NASA has named the spot where its Curiosity rover landed on Mars 'Bradbury Landing' after the celebrated science-fiction author Ray BradburyRead the full story ›
NASA has tweeted this photograph of the team behind the Curiosity Mars mission visiting the set of the hit US TV comedy show The Big Bang Theory, which is based around four post-graduate scientists.
One of the NASA scientists giving an update on the Mars mission this evening said that everything on the Curiosity rover is working well and that the main challenge is "dampening excitement" so that the staff working on the mission get some rest.
NASA has released this image of the Curiosity rover's first track marks on the surface of Mars.
Curiosity is now about 6 metres (20 feet) from where it touched down.
The Curiosity rover has tweeted a photograph of the spot where it landed on Mars, which NASA said today has been named 'Bradbury Landing' after the author Ray Bradbury.
This is the first laser spectrum from the 'Chemistry and Camera' (ChemCam) instrument on NASA's Curiosity rover.
Graphs like this are created when the rover zaps a rocks with its laser and uses spectrometers to analyse the gases that are emitted and detect different elements present in the rock.
The Mars rover has zapped several rocks in order to test its laser systems are working.
The first rock, dubbed 'Coronation', was chosen because of its proximity. Other choices include an outcrop of rocks that were uncovered by the Sky Crane thrusters during the landing.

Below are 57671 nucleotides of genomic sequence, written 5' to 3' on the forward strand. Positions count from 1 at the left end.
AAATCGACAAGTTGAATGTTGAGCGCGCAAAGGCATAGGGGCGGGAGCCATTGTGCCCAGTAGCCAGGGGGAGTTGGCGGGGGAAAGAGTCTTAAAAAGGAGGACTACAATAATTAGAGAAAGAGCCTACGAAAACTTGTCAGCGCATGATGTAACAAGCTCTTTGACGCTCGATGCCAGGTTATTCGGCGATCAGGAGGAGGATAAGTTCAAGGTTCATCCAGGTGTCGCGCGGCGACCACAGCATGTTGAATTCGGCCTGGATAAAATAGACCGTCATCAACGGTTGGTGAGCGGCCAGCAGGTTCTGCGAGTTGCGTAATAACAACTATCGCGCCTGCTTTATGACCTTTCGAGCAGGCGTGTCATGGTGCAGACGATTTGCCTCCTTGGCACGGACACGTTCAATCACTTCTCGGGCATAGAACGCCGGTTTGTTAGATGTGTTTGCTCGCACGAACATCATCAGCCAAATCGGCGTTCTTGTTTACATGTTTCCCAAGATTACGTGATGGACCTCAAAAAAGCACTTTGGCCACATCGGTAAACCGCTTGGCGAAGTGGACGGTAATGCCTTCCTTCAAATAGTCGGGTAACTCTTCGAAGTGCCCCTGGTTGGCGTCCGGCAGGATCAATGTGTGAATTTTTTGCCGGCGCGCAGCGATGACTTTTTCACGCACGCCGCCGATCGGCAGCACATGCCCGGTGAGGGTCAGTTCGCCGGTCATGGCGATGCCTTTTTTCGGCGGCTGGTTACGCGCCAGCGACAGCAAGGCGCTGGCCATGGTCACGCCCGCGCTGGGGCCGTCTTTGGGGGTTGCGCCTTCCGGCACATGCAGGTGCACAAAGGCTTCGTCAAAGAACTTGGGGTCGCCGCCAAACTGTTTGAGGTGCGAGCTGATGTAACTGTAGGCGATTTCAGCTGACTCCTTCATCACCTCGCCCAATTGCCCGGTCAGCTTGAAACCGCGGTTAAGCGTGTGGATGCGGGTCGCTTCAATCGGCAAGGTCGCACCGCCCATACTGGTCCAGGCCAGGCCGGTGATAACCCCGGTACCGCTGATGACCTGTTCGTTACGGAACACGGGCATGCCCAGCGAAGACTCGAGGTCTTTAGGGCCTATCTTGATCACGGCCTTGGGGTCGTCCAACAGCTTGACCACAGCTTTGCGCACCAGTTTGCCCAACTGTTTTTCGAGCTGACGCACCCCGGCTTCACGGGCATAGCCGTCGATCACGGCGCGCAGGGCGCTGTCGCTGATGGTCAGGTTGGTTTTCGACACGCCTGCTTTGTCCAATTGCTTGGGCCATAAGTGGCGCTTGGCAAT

NASA scientists are looking forward to doing "lots more science with the ChemCam instrument".
The Curiosity rover's drive system is working well, NASA has announced after several tests.
These included going forward about 4.5 metres (15 feet), rotating 120 degrees and then reversing about 2.5 metres (8 feet).
The mission's lead rover driver, Matt Heverly, said: "We have a fully functioning mobility system with lots of amazing exploration ahead."
Its first drive is scheduled for early September.
NASA has announced that the spot where the Curiosity rover touched down will be named 'Bradbury Landing' after the author Ray Bradbury whose 1950 short story 'The Martian Chronicles' imagined humans colonising Mars.
Mr Bradbury was born 92 years ago today and died earlier this year.
Michael Meyer, NASA program scientist for Curiosity, said: "Many of us and millions of other readers were inspired in our lives by stories Ray Bradbury wrote to dream of the possibility of life on Mars."
NASA is giving a press conference about its Curiosity mission on Mars.
Its scientists report that the mission is going extremely well and is running ahead of schedule.